Do you have lots of antiquated web pages that were written by other people that you now need to rewrite for modern browsers? This book describes not only the standard (X)HTML tags but also includes all of the deprecated, obsolete, antiquated, and proprietary tags as well to help you find out what all that garbage people used to put in their web pages was for
Ever wondered what a particular obscure tag or attribute that someone used in their web page was intended to do? This book will provide the answer. Along with those tags and attributes that form part of the current (X)HTML standards this book also includes info on almost every tag and attribute that has ever been recognised by any of the commonly used web browsers. Unfortunately with the exception of antiquated tags (only recognised by long dead web browsers) all of the other tag and attribute information are all jumbled together. Certainly the tags are all labelled as to which are standard, deprecated (marked for deletion in future standards), obsolete (only found in past versions of the standards but still supported) and proprietary (cnot part of the standards but recognised by particular browsers) but these markings are not always obvious and in many cases the attributes that can be attached to the tags are not so marked.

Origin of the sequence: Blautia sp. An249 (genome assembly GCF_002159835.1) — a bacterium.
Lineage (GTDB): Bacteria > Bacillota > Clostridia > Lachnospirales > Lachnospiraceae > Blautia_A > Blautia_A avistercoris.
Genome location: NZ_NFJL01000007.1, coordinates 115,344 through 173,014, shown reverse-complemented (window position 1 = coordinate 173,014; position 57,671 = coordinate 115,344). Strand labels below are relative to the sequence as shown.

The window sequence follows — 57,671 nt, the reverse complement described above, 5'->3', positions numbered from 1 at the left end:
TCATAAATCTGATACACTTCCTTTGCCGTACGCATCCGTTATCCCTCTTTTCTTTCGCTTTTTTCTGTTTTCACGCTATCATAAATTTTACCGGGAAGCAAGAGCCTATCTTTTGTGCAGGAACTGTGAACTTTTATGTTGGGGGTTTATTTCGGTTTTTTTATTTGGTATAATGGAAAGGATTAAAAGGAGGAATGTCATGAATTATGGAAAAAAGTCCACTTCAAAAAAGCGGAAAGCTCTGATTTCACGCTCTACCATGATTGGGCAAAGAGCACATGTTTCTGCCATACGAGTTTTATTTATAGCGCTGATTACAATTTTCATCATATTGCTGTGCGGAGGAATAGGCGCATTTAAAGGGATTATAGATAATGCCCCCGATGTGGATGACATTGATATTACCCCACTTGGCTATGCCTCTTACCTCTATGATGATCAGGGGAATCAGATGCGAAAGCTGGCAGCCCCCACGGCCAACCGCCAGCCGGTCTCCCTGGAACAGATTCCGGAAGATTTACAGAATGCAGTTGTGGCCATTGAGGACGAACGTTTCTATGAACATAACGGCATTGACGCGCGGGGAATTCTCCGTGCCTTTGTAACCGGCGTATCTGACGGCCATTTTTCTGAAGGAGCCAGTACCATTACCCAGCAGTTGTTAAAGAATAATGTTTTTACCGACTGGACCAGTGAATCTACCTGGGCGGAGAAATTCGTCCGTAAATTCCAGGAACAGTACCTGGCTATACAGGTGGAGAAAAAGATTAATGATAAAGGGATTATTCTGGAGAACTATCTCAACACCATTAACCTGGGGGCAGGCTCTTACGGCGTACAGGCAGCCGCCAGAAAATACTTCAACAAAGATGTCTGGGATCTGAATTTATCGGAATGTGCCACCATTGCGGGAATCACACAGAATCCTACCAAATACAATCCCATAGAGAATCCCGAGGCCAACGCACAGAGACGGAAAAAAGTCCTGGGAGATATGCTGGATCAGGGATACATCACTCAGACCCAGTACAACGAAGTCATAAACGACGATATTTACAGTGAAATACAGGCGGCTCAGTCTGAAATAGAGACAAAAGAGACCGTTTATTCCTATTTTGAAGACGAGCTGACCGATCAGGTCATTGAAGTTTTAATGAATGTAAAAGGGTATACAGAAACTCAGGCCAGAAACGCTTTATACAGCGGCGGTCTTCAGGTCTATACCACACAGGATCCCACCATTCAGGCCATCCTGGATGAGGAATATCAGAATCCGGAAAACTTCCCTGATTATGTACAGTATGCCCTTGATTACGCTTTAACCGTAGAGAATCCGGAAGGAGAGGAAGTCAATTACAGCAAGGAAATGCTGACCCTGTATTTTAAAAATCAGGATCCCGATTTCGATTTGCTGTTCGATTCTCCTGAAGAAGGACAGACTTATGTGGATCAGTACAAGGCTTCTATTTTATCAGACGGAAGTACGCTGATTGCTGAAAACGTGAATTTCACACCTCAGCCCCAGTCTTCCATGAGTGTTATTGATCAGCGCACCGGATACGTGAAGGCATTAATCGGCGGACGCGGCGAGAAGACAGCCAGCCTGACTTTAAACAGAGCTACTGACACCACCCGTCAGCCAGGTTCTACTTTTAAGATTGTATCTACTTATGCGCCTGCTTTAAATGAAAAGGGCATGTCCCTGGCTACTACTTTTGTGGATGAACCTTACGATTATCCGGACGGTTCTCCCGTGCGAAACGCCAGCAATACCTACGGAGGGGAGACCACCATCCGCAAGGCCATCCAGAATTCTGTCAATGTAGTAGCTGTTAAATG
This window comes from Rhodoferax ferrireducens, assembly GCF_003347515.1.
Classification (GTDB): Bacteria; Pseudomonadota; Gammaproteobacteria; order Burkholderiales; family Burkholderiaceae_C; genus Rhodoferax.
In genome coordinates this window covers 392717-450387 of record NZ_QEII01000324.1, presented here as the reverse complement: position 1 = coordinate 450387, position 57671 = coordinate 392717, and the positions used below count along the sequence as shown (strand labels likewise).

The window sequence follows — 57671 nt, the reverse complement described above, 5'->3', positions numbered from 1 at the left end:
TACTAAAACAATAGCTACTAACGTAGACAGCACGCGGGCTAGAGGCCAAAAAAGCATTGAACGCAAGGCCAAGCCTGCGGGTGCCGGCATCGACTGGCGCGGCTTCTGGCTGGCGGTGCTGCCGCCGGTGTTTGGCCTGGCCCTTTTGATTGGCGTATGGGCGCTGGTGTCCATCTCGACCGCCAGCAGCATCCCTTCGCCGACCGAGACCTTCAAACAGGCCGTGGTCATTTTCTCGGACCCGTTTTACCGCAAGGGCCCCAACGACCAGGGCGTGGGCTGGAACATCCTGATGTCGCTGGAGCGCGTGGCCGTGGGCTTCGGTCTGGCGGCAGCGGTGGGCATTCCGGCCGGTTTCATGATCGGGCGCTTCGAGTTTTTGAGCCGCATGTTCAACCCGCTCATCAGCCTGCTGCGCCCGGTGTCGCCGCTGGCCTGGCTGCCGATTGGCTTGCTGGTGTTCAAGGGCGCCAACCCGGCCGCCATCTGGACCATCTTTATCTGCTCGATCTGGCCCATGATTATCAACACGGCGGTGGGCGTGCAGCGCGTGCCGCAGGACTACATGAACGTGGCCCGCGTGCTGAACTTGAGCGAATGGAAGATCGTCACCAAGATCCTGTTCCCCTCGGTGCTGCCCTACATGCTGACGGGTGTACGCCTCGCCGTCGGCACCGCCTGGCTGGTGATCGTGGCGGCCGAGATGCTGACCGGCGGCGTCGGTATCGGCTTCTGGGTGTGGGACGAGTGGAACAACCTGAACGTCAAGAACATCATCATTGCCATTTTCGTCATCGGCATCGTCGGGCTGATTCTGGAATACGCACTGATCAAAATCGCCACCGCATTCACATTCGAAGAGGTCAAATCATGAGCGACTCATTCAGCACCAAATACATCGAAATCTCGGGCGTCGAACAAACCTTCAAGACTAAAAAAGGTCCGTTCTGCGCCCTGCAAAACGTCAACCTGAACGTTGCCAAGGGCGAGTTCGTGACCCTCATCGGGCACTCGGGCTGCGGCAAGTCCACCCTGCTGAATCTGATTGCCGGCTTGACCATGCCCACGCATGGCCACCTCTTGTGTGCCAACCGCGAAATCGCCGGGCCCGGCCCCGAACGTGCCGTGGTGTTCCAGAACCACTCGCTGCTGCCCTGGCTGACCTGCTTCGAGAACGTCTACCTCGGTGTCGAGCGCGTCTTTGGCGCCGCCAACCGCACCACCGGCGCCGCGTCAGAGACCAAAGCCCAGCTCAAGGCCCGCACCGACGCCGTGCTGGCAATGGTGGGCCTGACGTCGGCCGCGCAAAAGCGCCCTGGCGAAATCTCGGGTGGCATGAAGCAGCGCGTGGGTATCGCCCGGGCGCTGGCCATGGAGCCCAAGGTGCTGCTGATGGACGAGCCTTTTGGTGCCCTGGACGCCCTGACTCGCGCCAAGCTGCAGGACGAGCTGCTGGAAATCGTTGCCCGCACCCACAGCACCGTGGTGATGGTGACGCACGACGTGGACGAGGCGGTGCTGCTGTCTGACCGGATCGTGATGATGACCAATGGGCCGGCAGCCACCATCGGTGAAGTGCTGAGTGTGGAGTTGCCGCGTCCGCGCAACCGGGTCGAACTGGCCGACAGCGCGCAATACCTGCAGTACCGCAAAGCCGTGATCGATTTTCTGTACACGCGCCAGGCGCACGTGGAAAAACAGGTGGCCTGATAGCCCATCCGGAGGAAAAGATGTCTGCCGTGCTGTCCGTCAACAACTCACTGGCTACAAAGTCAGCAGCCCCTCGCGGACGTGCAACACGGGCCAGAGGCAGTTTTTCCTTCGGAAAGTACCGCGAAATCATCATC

This book is an excellent resource for finding out what some obscure tag or attribute was originally intended to do so that you can then use your HTML/CSS standards reference to determine the correct way to code it for modern browsers to see the same effect. The way that the standard tags and attributes are lost in a maze of these outdated tags and attributes makes the book more difficult that it should be to find the standard way that it should be coded. This book is definitely not one for newcomers to HTML or people wanting a simple reference to the standard HTML tags and attributes.
This article written by Stephen Chapman, Felgall Pty Ltd.